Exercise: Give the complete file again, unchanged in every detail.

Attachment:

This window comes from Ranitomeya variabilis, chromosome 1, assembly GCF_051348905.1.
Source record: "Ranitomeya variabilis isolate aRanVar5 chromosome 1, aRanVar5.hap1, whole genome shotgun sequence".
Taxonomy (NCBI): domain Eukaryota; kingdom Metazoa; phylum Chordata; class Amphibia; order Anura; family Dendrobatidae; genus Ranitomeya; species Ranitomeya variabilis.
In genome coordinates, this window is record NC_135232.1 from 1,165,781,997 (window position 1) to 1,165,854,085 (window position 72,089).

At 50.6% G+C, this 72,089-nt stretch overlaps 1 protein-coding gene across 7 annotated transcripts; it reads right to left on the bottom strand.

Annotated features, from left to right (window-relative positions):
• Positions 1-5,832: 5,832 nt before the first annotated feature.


This window comes from Ranitomeya variabilis, chromosome 1, assembly GCF_051348905.1.
Source record: "Ranitomeya variabilis isolate aRanVar5 chromosome 1, aRanVar5.hap1, whole genome shotgun sequence".
Taxonomy (NCBI): domain Eukaryota; kingdom Metazoa; phylum Chordata; class Amphibia; order Anura; family Dendrobatidae; genus Ranitomeya; species Ranitomeya variabilis.
In genome coordinates, this window is record NC_135232.1 from 1,165,781,997 (window position 1) to 1,165,854,085 (window position 72,089).

At 50.6% G+C, this 72,089-nt stretch overlaps 1 protein-coding gene across 7 annotated transcripts; it reads right to left on the bottom strand.

Annotated features, from left to right (window-relative positions):
• Positions 1-5,832: 5,832 nt before the first annotated feature.